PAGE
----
|Directed by:||Alan Taylor|
|Written by:||Laeta Kalogridis, Patrick Lussier|
|Starring:||Arnold Schwarzenegger, Jason Clarke, Emilia Clarke, Jai Courtney, J.K. Simmons, Lee Byung-hun|
|Released:||July 2, 2015|
Terminator Genisys is set in 2029 and follows a guy who travels back to 1984 to tell someone to travel forward to 2017, as opposed to 1997, so as to save the human race. Make sense? It’s a head scratcher reminiscent of Inception or Predestination... but not quite as interesting. Writers Laeta Kalogridis (Night Watch) and Patrick Lussier are trying to put their creative spin on a time travel movie.
The earlier Terminator flicks were based on the premise that autonomous robots took over the world in the not-to-distant future. Billions of humans were killed as the robots considered them a threat to their own existence. Those that survived were forced into hiding.
The good news was that the humans would win the war. A man named John Connor would lead them to victory. The bad news was the robots weren’t done. They sent a cyborg assassin back in time to kill John’s mother, Sarah. That way, he would never be born, he would never lead the human resistance, and the future would be altered in the robots’ favour. This was the plot for the original Terminator, released in 1984, and it was followed by three more films in 1991, 2003 and 2009.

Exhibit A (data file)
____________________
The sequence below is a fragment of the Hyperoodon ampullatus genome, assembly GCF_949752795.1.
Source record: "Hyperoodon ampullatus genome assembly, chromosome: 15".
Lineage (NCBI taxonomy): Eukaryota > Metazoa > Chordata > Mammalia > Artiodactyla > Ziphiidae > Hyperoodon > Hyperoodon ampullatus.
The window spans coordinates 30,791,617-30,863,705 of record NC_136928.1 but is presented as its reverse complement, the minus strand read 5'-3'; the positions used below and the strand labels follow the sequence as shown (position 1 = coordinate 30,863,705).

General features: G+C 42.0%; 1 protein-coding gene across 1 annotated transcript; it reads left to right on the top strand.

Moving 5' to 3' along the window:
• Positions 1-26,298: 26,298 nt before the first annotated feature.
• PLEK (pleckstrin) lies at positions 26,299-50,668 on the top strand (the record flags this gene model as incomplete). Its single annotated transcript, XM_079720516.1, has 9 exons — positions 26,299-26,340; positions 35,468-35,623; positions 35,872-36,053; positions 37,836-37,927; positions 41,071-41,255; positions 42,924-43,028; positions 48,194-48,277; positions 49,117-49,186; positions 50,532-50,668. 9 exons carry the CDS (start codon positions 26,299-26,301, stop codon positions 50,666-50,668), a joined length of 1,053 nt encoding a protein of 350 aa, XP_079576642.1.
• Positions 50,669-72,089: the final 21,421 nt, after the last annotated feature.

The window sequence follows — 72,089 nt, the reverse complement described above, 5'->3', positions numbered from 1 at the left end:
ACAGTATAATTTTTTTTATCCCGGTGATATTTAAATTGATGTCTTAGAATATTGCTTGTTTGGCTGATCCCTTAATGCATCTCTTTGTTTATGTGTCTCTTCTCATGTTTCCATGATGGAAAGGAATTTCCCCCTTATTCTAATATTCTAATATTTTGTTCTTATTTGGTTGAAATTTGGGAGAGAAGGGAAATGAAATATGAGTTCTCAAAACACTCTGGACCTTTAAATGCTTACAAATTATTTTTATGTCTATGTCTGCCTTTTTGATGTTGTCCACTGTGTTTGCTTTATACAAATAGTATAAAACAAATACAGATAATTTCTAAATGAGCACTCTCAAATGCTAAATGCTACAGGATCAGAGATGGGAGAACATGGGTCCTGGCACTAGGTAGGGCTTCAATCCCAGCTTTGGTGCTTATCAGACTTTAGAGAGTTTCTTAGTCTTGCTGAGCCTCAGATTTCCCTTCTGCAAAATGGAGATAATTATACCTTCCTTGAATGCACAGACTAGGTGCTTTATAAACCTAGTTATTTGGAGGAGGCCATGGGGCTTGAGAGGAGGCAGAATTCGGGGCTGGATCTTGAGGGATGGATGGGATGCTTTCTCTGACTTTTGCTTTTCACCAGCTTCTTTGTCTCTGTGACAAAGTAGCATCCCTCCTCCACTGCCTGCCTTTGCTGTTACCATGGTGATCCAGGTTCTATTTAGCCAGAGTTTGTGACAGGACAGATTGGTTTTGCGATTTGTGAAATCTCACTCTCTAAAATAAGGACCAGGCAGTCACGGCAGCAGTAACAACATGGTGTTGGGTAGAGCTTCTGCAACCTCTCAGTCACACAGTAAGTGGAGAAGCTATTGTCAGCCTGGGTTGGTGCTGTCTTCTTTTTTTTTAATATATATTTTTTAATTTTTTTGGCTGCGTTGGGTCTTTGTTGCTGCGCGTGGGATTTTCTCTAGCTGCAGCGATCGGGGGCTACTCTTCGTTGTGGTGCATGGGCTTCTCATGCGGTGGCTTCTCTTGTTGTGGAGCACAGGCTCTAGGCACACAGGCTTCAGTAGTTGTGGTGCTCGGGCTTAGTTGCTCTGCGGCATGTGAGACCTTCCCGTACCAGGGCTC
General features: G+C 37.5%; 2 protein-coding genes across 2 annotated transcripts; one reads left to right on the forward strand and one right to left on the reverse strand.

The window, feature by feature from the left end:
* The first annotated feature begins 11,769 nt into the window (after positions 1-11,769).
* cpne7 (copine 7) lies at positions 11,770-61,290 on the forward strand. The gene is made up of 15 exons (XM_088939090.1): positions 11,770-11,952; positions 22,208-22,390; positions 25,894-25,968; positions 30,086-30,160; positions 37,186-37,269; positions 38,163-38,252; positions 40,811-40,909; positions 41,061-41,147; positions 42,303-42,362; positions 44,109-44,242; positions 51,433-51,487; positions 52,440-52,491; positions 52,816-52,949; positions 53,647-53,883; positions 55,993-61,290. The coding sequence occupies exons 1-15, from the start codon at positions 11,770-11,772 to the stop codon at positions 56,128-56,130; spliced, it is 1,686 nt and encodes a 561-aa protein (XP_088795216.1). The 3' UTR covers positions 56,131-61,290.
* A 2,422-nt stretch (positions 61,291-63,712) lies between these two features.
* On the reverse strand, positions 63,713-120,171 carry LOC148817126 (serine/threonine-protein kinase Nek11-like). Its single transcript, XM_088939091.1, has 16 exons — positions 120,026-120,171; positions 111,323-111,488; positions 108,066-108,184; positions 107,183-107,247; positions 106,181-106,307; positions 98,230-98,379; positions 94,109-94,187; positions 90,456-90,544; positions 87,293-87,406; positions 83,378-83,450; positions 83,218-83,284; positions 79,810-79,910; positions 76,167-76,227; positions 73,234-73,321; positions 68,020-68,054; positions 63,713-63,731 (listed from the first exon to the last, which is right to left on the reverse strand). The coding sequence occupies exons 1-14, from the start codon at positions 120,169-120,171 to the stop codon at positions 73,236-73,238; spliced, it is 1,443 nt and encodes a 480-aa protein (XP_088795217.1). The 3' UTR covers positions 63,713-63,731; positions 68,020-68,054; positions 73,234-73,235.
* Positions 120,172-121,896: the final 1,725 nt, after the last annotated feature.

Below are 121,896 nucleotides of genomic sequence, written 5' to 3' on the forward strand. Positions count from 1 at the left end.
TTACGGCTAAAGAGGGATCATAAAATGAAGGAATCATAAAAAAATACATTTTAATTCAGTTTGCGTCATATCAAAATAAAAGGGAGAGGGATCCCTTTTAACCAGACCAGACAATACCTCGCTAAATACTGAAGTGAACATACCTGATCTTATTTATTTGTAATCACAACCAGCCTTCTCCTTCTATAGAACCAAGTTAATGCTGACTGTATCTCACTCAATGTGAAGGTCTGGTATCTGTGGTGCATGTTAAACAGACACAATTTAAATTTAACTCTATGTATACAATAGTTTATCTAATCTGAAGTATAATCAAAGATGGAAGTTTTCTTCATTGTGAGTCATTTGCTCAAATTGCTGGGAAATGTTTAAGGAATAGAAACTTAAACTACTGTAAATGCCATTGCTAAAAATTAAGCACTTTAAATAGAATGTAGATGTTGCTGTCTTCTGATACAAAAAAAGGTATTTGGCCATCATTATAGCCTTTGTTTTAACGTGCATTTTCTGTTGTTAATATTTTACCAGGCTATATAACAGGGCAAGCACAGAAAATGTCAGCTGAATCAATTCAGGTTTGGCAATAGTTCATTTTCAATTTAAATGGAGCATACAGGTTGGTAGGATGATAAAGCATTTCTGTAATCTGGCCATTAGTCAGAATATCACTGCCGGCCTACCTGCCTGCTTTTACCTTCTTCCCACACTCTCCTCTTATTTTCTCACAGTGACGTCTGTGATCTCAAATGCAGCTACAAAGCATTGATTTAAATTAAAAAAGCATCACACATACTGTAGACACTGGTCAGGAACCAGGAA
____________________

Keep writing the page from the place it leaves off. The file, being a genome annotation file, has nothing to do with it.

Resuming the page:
Terminator Genisys is an innovative cross between a sequel and a reboot. It assumes that all of those previous events occurred… but it takes us back to 1984 for an alternate timeline. Let me try to explain. The cyborg went back in time to kill Sarah Connor. Kyle Reese then went back in time to kill the cyborg. This changed the future… but not enough apparently. The robots have decided to have a second crack and have sent another cyborg back to 1984 to get the job done. It forces Kyle Reese (from the updated timeline) to again travel back in time to protect Sarah and the fate of mankind.
As a friendly Terminator, Arnold Schwarzenegger is the only returning cast member. He’s catchphrase in the film is that he’s “old but not obsolete.” It sums up both his character and his acting career. Added to the cast are two Aussies – Jason Clarke (Dawn Of The Planet Of The Apes) and Jai Courtney (Divergent) – along with Emilia Clarke (Game Of Thrones) and recent Oscar winner J.K. Simmons (Whiplash).
The film is confusing at times. It will help if you’ve seen the earlier Terminator movies (at least the first two) as there’s not much here in the way of background or character reintroductions. The villainous activities also feel half-baked. There’s an Apple-like company that has developed an operating system that will link all your electronic devices. The government is even using it for its military program. That couldn’t end badly, right?
The action sequences are decent. It’s repetitive but it’s still cool to watch the cyborgs shot with heavy artillery and then regenerate. The visual effects artists have earned their salary. The same can be said for the sound technicians who have created some freaky audio effects during the battle scenes. Director Alan Taylor is no stranger to the genre given he made Thor: The Dark World two years ago.
I don’t know if there’s quite enough here to reinvigorate the franchise (i.e. make a truckload of money) but the door has been left open for sequels should they be required. A glimpse of something is provided midway through the closing credits but it’s obscure and adds no value.